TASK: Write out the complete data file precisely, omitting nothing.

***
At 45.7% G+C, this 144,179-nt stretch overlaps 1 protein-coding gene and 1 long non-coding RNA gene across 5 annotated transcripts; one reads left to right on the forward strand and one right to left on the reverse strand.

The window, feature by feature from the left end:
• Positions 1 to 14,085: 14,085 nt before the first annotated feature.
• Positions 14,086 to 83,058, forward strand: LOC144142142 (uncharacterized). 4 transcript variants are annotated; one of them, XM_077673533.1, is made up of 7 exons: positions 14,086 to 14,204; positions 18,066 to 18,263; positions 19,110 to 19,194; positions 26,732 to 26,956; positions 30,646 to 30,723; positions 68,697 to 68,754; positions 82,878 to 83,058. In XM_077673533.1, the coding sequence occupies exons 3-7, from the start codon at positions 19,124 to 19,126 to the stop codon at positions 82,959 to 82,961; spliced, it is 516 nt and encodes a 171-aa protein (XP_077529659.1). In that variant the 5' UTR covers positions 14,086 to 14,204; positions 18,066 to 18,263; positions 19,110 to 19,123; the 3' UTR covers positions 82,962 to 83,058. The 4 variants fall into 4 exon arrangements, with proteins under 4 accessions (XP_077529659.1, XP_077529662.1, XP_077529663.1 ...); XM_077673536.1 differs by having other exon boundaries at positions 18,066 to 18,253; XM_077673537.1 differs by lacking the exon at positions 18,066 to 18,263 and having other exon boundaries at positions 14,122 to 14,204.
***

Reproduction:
At 45.7% G+C, this 144,179-nt stretch overlaps 1 protein-coding gene and 1 long non-coding RNA gene across 5 annotated transcripts; one reads left to right on the forward strand and one right to left on the reverse strand.

The window, feature by feature from the left end:
• Positions 1 to 14,085: 14,085 nt before the first annotated feature.
• Positions 14,086 to 83,058, forward strand: LOC144142142 (uncharacterized). 4 transcript variants are annotated; one of them, XM_077673533.1, is made up of 7 exons: positions 14,086 to 14,204; positions 18,066 to 18,263; positions 19,110 to 19,194; positions 26,732 to 26,956; positions 30,646 to 30,723; positions 68,697 to 68,754; positions 82,878 to 83,058. In XM_077673533.1, the coding sequence occupies exons 3-7, from the start codon at positions 19,124 to 19,126 to the stop codon at positions 82,959 to 82,961; spliced, it is 516 nt and encodes a 171-aa protein (XP_077529659.1). In that variant the 5' UTR covers positions 14,086 to 14,204; positions 18,066 to 18,263; positions 19,110 to 19,123; the 3' UTR covers positions 82,962 to 83,058. The 4 variants fall into 4 exon arrangements, with proteins under 4 accessions (XP_077529659.1, XP_077529662.1, XP_077529663.1 ...); XM_077673536.1 differs by having other exon boundaries at positions 18,066 to 18,253; XM_077673537.1 differs by lacking the exon at positions 18,066 to 18,263 and having other exon boundaries at positions 14,122 to 14,204.